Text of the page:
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|Title:||Topography, boundary forces, and the Indo-Australian intraplate stress field|
|Citation:||Journal of Geophysical Research, 1998; 103(1):919-931|
|Publisher:||AMER GEOPHYSICAL UNION|
|Abstract:||The relative contribution of topographic (e.g., ridge push, continental margins, and elevated continental crust) and plate boundary (e.g., subduction and collisional) forces to the intraplate stress field in the Indo-Australian plate (IAP) is evaluated through a finite element analysis. Two important aspects of the IAP intraplate stress field are highlighted in the present study: (1) if substantial focusing of the ridge push torque occurs along the collisional boundaries (i.e., Himalaya, New Guinea, and New Zealand), many of the first-order features of the observed stress field can be explained without appealing to either subduction or basal drag forces; and (2) it is possible to fit the observed SHmax (maximum horizontal stress orientation) and stress regime information with a set of boundary conditions that results in low tectonic stress magnitudes (e.g., tens of megapascals, averaged over the thickness of the lithosphere) throughout the plate. This study therefore presents a plausible alternative to previous studies of the IAP intraplate stress field, which predicted very large tectonic stress magnitudes (hundreds of megapascals) in some parts of the plate. In addition, topographic forces due to continental margins and elevated continental material were found to play an important role in the predicted stress fields of continental India and Australia, and the inclusion of these forces in the modeling produced a significant improvement in the fit of the predicted intraplate stresses to the available observed stress information in these continental regions. A central focus of this study is the relative importance of the boundary conditions used to represent forces acting along the northern plate margin. We note that a wide range of boundary conditions can be configured to match the large portion of the observed intraplate stress field, and this nonuniqueness continues to make modeling the IAP stress field problematic. While our study is an important step forward in understanding the sources of the IAP intraplate stress field, a more complete understanding awaits a better understanding of the relative magnitude of the boundary forces acting along the northern plate margin.|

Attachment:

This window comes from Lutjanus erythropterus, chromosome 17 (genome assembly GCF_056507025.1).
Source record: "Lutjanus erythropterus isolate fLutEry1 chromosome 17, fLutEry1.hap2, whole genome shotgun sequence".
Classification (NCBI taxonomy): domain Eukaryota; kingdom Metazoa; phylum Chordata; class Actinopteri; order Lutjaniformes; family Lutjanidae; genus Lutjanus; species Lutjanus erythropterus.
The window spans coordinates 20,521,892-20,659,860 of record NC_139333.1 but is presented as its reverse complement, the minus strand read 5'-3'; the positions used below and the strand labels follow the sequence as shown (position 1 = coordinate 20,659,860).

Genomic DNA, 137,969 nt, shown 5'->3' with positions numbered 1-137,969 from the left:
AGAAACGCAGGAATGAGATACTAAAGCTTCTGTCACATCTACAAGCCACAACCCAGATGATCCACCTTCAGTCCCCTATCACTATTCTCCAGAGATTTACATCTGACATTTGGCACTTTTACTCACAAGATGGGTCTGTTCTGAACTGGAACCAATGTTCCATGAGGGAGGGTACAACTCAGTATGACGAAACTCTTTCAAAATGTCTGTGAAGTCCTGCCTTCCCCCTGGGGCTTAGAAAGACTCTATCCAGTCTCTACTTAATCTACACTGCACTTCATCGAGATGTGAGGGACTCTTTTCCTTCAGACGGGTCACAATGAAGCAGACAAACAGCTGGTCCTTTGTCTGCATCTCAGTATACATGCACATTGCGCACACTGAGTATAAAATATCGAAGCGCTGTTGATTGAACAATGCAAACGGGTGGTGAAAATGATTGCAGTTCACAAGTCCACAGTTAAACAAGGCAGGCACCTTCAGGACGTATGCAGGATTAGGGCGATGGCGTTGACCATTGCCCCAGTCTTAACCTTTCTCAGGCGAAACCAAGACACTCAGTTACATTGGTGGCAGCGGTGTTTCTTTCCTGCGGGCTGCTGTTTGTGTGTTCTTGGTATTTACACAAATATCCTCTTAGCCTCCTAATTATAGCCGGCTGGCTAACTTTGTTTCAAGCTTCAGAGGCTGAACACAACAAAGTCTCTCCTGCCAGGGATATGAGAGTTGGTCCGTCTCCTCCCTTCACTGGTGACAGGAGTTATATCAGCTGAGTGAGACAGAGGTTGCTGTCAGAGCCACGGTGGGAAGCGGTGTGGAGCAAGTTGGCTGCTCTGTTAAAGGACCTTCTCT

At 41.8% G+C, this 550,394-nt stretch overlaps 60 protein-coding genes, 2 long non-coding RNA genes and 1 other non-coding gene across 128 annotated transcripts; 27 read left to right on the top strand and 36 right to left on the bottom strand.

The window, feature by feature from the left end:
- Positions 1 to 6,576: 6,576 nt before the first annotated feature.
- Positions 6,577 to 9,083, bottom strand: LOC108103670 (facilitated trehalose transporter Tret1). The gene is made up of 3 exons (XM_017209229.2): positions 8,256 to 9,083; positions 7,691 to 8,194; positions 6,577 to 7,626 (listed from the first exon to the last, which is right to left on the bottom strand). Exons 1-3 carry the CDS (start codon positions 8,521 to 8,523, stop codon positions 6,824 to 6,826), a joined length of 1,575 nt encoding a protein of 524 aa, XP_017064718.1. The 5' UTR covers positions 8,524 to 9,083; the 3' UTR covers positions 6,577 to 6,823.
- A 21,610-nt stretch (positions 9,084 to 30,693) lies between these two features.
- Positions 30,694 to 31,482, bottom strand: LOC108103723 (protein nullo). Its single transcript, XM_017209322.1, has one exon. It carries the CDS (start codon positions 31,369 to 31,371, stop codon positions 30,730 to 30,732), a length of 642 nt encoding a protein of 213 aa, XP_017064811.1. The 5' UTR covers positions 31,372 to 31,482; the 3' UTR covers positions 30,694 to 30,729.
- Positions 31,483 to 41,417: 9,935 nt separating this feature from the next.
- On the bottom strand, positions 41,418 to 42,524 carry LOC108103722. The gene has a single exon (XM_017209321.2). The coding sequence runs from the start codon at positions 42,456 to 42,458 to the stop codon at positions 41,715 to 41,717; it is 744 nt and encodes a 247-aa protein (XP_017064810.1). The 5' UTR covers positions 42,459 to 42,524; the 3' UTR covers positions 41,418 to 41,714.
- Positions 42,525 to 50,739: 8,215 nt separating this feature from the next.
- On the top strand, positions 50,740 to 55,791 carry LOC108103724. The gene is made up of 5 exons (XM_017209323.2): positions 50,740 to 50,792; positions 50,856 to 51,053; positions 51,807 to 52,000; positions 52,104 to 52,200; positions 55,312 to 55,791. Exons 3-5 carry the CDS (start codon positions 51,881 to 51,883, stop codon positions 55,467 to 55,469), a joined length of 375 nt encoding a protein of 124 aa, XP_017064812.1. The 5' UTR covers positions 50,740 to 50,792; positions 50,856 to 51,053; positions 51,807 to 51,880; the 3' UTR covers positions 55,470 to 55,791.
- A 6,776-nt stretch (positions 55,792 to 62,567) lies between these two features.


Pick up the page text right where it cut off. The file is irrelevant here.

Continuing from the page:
|Appears in Collections:||Aurora harvest 7|
Geology & Geophysics publications
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